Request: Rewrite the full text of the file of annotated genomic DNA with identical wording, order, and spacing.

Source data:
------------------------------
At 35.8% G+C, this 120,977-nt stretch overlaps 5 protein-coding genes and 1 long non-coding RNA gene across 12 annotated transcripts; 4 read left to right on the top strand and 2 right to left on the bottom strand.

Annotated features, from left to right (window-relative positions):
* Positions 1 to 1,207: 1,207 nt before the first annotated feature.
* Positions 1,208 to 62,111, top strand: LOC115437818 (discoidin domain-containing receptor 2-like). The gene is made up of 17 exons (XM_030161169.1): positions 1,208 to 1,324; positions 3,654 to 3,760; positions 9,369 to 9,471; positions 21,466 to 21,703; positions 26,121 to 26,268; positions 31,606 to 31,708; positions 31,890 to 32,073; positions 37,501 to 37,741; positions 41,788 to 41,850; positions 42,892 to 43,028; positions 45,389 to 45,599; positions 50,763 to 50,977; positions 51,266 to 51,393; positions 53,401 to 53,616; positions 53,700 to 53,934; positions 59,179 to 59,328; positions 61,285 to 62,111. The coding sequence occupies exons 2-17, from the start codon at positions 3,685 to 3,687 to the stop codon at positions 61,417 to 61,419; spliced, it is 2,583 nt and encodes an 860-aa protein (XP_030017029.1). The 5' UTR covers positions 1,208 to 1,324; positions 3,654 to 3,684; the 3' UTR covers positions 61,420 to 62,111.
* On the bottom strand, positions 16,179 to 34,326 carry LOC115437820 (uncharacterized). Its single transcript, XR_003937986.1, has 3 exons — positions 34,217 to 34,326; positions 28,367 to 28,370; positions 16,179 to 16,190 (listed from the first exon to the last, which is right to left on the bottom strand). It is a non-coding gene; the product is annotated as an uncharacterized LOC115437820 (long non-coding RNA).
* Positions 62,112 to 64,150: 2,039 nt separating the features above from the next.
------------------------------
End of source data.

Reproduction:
At 35.8% G+C, this 120,977-nt stretch overlaps 5 protein-coding genes and 1 long non-coding RNA gene across 12 annotated transcripts; 4 read left to right on the top strand and 2 right to left on the bottom strand.

Annotated features, from left to right (window-relative positions):
* Positions 1 to 1,207: 1,207 nt before the first annotated feature.
* Positions 1,208 to 62,111, top strand: LOC115437818 (discoidin domain-containing receptor 2-like). The gene is made up of 17 exons (XM_030161169.1): positions 1,208 to 1,324; positions 3,654 to 3,760; positions 9,369 to 9,471; positions 21,466 to 21,703; positions 26,121 to 26,268; positions 31,606 to 31,708; positions 31,890 to 32,073; positions 37,501 to 37,741; positions 41,788 to 41,850; positions 42,892 to 43,028; positions 45,389 to 45,599; positions 50,763 to 50,977; positions 51,266 to 51,393; positions 53,401 to 53,616; positions 53,700 to 53,934; positions 59,179 to 59,328; positions 61,285 to 62,111. The coding sequence occupies exons 2-17, from the start codon at positions 3,685 to 3,687 to the stop codon at positions 61,417 to 61,419; spliced, it is 2,583 nt and encodes an 860-aa protein (XP_030017029.1). The 5' UTR covers positions 1,208 to 1,324; positions 3,654 to 3,684; the 3' UTR covers positions 61,420 to 62,111.
* On the bottom strand, positions 16,179 to 34,326 carry LOC115437820 (uncharacterized). Its single transcript, XR_003937986.1, has 3 exons — positions 34,217 to 34,326; positions 28,367 to 28,370; positions 16,179 to 16,190 (listed from the first exon to the last, which is right to left on the bottom strand). It is a non-coding gene; the product is annotated as an uncharacterized LOC115437820 (long non-coding RNA).
* Positions 62,112 to 64,150: 2,039 nt separating the features above from the next.